Creation Care, Psalm 23, and the Restoration of our Souls
Jeanyne B. Slettom
Children who spend significant time outdoors feel a spiritual connection to the Earth and come to believe that a higher power created the world. Awe of creation apparently leads to awareness of and awe for its Creator.
Children who spend a lot of time outside often experience feelings of peace, awe, wonder, and a sense of belonging in nature. They have a deep appreciation for beauty and order, thus by extension, balance, symmetry and color. Nature nurtures curiosity, creativity, and imagination. Not surprisingly, children who feel this spiritual connection to nature also believe they have a role to play in caring for and protecting the Earth.
So if it works to Earth’s advantage for us to have this connection, then it makes sense that God, who calls us to Earth stewardship, would dazzle us with sunsets, calm us with ocean waves, delight us with birdsong, and treat our senses to a biodiversity that stuns us with its complexity and beauty.
It makes sense, too, then, that God would lead us to “still waters,” to “green pastures,” to places that encourage rest, that replenish us, and restore our souls (Psalm 23). God leads us away from our engineered and built environment and into the natural world of pasture lands and still water. God leads us to places that cultivate wonder, creativity, imagination, and connection.
There are many reasons that Psalm 23 has had such staying power through the centuries. Here’s one: You’ll notice that in the first verses, God is in the subject position. It is God who leads us to green pastures, to still waters, to restorative places. But when we get to the verses about dark valleys, the subject position shifts to the psalmist: “Even though I walk through the darkest valley . . .”
In other words, that’s not where God leads us, but it is where life experiences can take us. The dark valleys aren’t God’s plan for us or God testing us. Sometimes we make choices that lead us to dark valleys. Sometimes we are thrown into dark valleys by historical forces beyond our control—like climate change, economic recession, the actions of other people . . . or pandemic.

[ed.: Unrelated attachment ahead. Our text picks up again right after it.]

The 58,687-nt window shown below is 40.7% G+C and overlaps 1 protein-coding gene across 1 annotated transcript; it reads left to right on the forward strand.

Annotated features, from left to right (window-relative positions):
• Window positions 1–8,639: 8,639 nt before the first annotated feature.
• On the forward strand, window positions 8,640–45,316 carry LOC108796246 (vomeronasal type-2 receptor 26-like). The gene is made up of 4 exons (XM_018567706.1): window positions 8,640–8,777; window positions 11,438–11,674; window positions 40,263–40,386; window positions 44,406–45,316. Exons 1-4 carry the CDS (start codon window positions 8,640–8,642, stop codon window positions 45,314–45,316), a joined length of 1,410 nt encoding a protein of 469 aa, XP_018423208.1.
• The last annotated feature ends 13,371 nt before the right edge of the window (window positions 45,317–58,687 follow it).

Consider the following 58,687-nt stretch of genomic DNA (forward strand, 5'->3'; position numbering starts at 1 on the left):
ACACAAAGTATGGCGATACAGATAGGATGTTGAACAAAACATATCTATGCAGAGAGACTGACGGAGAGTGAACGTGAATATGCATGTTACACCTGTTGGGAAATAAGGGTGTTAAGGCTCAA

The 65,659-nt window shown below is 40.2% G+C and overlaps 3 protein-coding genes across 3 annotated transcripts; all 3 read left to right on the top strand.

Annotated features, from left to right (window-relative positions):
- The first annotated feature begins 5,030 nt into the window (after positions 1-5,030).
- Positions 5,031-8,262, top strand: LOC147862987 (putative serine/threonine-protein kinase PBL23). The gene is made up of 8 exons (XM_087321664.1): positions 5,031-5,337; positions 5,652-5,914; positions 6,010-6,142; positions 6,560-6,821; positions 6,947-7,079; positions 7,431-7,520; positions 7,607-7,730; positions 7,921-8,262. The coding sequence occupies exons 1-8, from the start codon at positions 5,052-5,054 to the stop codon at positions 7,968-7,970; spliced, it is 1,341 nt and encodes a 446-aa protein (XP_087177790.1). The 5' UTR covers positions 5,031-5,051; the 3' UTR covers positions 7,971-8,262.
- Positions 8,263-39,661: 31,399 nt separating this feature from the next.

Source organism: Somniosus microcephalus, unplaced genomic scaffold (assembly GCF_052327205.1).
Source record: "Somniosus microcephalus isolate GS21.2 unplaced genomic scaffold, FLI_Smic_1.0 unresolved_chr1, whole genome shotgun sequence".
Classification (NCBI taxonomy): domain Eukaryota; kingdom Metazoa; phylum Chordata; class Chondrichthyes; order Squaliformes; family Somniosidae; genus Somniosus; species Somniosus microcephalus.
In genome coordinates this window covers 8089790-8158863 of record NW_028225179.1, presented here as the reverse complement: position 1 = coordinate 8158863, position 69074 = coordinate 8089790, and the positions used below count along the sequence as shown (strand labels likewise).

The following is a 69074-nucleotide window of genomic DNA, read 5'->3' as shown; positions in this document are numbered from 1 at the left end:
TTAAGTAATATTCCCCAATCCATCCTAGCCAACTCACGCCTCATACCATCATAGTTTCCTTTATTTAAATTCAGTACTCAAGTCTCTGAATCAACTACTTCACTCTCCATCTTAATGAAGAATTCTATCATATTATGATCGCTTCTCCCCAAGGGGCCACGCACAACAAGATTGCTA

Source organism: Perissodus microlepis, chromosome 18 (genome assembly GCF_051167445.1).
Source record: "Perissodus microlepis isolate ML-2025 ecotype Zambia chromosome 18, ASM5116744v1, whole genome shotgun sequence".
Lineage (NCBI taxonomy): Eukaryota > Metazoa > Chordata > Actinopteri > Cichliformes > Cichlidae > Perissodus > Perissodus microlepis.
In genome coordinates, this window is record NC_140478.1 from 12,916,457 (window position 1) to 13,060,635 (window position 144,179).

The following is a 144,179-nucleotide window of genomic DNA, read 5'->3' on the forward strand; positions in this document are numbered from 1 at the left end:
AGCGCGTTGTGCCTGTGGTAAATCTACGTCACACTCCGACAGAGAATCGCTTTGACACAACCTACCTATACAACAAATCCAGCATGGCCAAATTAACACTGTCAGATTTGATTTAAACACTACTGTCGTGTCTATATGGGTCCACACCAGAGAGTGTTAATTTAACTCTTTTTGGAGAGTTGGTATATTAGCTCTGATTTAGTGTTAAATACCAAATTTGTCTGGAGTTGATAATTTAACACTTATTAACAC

However it happens, when we come to dark valleys—and we all do—this psalm is a reminder to trust in God’s presence. With eloquent simplicity, the psalmist states with conviction that God is with us.
God prepares a table for us in midst of our troubles. In other words, God nourishes us and replenishes us every step of the way. God leads us to still waters when that is possible, but when it comes to dark valleys, God doesn’t say, “meet you on the other side.” God walks beside us in life’s chaos, offering a rod and a staff to help get us through.
In these days of polarization and pandemic, the valley seems narrow and the shadows deep. But Psalm, 23 gives us at least two ways forward. First, it reminds us that God is not waiting for us on the other side. God is accompanying us each step of the way, through each part of the day. Second, it reminds us (as children do) that creation serves many purposes, not the least of which is to awaken wonder, to calm our minds, and to restore our souls.